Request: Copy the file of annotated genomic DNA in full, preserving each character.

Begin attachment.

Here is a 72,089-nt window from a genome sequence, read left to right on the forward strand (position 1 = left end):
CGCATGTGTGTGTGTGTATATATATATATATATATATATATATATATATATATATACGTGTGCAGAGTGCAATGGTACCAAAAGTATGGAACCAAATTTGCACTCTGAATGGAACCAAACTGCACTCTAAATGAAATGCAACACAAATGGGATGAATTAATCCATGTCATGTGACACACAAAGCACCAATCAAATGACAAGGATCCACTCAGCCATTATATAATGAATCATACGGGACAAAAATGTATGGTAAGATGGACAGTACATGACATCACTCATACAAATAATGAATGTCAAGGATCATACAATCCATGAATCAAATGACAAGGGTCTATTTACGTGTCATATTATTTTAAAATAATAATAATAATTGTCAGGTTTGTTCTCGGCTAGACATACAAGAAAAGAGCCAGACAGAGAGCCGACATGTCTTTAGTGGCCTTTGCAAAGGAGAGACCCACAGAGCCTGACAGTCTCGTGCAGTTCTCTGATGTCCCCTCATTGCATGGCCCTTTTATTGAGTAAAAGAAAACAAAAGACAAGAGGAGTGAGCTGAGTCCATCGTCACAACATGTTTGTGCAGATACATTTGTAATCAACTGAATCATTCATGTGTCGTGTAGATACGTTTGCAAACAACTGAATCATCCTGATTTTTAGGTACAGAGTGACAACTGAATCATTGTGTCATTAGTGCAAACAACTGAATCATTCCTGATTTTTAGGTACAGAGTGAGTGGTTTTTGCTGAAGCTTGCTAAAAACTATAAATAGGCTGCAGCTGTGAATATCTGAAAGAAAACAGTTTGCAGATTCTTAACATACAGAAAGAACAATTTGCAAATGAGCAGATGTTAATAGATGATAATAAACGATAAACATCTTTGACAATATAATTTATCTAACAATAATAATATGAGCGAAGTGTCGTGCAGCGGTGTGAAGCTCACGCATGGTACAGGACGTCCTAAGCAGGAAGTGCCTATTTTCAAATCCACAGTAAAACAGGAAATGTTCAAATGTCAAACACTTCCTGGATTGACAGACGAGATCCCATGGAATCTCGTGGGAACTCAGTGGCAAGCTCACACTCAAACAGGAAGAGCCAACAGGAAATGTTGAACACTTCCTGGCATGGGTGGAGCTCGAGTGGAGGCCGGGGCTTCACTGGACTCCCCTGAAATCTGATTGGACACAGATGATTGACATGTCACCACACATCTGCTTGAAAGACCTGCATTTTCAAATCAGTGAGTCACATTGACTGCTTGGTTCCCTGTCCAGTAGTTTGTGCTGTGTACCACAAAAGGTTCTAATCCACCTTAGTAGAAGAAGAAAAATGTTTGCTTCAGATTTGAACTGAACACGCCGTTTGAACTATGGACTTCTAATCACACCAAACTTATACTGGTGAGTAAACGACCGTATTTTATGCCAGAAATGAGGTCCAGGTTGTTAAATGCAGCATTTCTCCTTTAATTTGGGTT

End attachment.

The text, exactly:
Here is a 72,089-nt window from a genome sequence, read left to right on the forward strand (position 1 = left end):
CGCATGTGTGTGTGTGTATATATATATATATATATATATATATATATATATATATACGTGTGCAGAGTGCAATGGTACCAAAAGTATGGAACCAAATTTGCACTCTGAATGGAACCAAACTGCACTCTAAATGAAATGCAACACAAATGGGATGAATTAATCCATGTCATGTGACACACAAAGCACCAATCAAATGACAAGGATCCACTCAGCCATTATATAATGAATCATACGGGACAAAAATGTATGGTAAGATGGACAGTACATGACATCACTCATACAAATAATGAATGTCAAGGATCATACAATCCATGAATCAAATGACAAGGGTCTATTTACGTGTCATATTATTTTAAAATAATAATAATAATTGTCAGGTTTGTTCTCGGCTAGACATACAAGAAAAGAGCCAGACAGAGAGCCGACATGTCTTTAGTGGCCTTTGCAAAGGAGAGACCCACAGAGCCTGACAGTCTCGTGCAGTTCTCTGATGTCCCCTCATTGCATGGCCCTTTTATTGAGTAAAAGAAAACAAAAGACAAGAGGAGTGAGCTGAGTCCATCGTCACAACATGTTTGTGCAGATACATTTGTAATCAACTGAATCATTCATGTGTCGTGTAGATACGTTTGCAAACAACTGAATCATCCTGATTTTTAGGTACAGAGTGACAACTGAATCATTGTGTCATTAGTGCAAACAACTGAATCATTCCTGATTTTTAGGTACAGAGTGAGTGGTTTTTGCTGAAGCTTGCTAAAAACTATAAATAGGCTGCAGCTGTGAATATCTGAAAGAAAACAGTTTGCAGATTCTTAACATACAGAAAGAACAATTTGCAAATGAGCAGATGTTAATAGATGATAATAAACGATAAACATCTTTGACAATATAATTTATCTAACAATAATAATATGAGCGAAGTGTCGTGCAGCGGTGTGAAGCTCACGCATGGTACAGGACGTCCTAAGCAGGAAGTGCCTATTTTCAAATCCACAGTAAAACAGGAAATGTTCAAATGTCAAACACTTCCTGGATTGACAGACGAGATCCCATGGAATCTCGTGGGAACTCAGTGGCAAGCTCACACTCAAACAGGAAGAGCCAACAGGAAATGTTGAACACTTCCTGGCATGGGTGGAGCTCGAGTGGAGGCCGGGGCTTCACTGGACTCCCCTGAAATCTGATTGGACACAGATGATTGACATGTCACCACACATCTGCTTGAAAGACCTGCATTTTCAAATCAGTGAGTCACATTGACTGCTTGGTTCCCTGTCCAGTAGTTTGTGCTGTGTACCACAAAAGGTTCTAATCCACCTTAGTAGAAGAAGAAAAATGTTTGCTTCAGATTTGAACTGAACACGCCGTTTGAACTATGGACTTCTAATCACACCAAACTTATACTGGTGAGTAAACGACCGTATTTTATGCCAGAAATGAGGTCCAGGTTGTTAAATGCAGCATTTCTCCTTTAATTTGGGTT